4 out of 5 stars
A copy of this was provided free of charge from the publisher in return for an honest review.
He is used to some of the more exotic regions of the planet but a commission is a commission and he agrees to take on the filming of a pair of Goshawks in the place that he remembers from a childhood growing up in Ringwood on the edge of the New Forest. He meets up with one of the rangers who takes him to the locations where he knows they are nesting. The first is the best with regards to location, but there are no birds around. They spend longer looking at the other sites but have no luck. A hunch takes them back to the original one and there on the nest is a female. He has found his pair.
There is a sublime chaos about ancient woodland that speaks of perfect natural balance, and for me, such places nourish the soul like no other environment.
Just as he is preparing the site the lockdown is announced in March 2020. It looks like he won’t be filming them anytime soon, but a few weeks into the lockdown he gets the permissions that he needs to undertake the filming. HE is in the forest at a time when it feels like the world has stopped. Gone is the constant rumble of traffic across the A31, the skies are silent and empty as nothing is flying out of Southampton and Bournemouth. There is just him and this pair of Goshawks.
So begins a spring and summer of studying these birds in perfect peace, as well as the pain and pleasure of climbing 50 feet up in the air to sit in a cramped hide all day to film a pair of Goshawks. He managed to get 400 hours of filming in the end. But there is much more to that book than this. He takes time away from the Goshawks to see Curlews, a much-endangered species as well as filming a family of fox cubs in a ditch near where their earth is.
For most, the tangled web of a forest canopy is a dangerous, impenetrable barrier. Even a peregrine wouldn’t enter it at speed. Yet – as we have come to see – goshawks aren’t like other birds.
As the restrictions are slowly lifted after the first lockdown the people return to the New Forest. Then as restrictions are eased again the forest fills with cars and people. They are taking their lockdown frustrations out on the place and leave litter, block roads and driveways and generally get angry anyone for no apparent reason. He worries that the noise will cause the Goshawks to abandon the nest, but they are more of stronger stuff, they are not the alpha predator for no reason at all. He carries on the filming, watching the chicks consume vast quantities of small birds and mammals.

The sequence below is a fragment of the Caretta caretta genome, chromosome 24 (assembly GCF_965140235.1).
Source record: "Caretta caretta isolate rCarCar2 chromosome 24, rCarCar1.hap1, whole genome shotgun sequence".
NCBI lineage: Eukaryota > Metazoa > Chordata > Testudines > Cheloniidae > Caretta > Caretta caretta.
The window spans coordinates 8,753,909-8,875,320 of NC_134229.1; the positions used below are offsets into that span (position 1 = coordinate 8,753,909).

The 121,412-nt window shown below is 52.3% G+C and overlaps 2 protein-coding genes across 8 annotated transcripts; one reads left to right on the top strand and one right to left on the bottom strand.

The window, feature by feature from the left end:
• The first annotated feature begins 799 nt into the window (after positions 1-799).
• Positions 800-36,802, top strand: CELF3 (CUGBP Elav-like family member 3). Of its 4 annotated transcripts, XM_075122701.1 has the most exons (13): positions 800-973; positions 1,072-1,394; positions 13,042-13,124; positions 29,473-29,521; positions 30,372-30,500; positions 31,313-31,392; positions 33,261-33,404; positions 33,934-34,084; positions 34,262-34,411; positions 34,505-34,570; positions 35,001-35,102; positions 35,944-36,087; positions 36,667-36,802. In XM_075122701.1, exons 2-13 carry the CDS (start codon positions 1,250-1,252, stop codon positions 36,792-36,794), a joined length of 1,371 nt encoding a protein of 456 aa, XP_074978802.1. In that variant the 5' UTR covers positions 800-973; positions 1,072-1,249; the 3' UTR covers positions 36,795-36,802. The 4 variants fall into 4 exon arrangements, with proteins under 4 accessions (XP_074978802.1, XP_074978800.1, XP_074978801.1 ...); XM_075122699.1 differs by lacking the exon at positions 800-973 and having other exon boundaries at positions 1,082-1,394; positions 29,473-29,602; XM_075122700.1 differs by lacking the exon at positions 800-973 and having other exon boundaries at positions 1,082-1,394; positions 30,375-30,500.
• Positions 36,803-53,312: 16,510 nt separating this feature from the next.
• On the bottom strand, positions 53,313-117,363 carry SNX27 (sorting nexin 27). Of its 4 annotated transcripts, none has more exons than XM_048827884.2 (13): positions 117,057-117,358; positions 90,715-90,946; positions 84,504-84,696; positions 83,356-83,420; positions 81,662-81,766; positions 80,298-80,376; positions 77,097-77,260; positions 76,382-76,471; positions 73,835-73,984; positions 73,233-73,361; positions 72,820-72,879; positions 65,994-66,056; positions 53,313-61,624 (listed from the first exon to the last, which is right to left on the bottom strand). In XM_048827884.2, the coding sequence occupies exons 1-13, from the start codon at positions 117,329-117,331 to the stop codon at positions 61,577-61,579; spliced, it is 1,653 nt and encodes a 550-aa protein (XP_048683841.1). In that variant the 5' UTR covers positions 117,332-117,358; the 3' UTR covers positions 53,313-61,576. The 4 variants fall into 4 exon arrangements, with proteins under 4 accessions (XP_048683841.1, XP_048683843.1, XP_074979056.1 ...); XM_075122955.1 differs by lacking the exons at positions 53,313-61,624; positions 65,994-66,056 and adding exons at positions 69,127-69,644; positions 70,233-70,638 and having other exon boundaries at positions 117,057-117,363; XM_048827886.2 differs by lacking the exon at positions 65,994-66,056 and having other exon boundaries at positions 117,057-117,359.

There is much more depth to this book than just the diary of his filming. It is also the story of a thousand-year-old forest during one of the strangest times in our recent history, but it is a collection of thoughts on our wider relationship with the natural world and how we need to change to make it better, rather than just ruin it all the time. I did like this book a lot. It is a short book so his prose is taut and considered; there is not a wasted word here, however, he still manages to convey the brutal beauty of these fantastic birds. The diary format works really well too, it is a reminder that whatever happens in our own little worlds, the earth keeps turning and gradually changing each and every day. There was a brief eulogy to his late father, Chris, at the end of the book; he shared happy times with his father in the New Forest and lockdowns and work commitments meant that he never spent as much time with him in that last year. His life was cruelly taken too quickly by cancer at the end of 2020.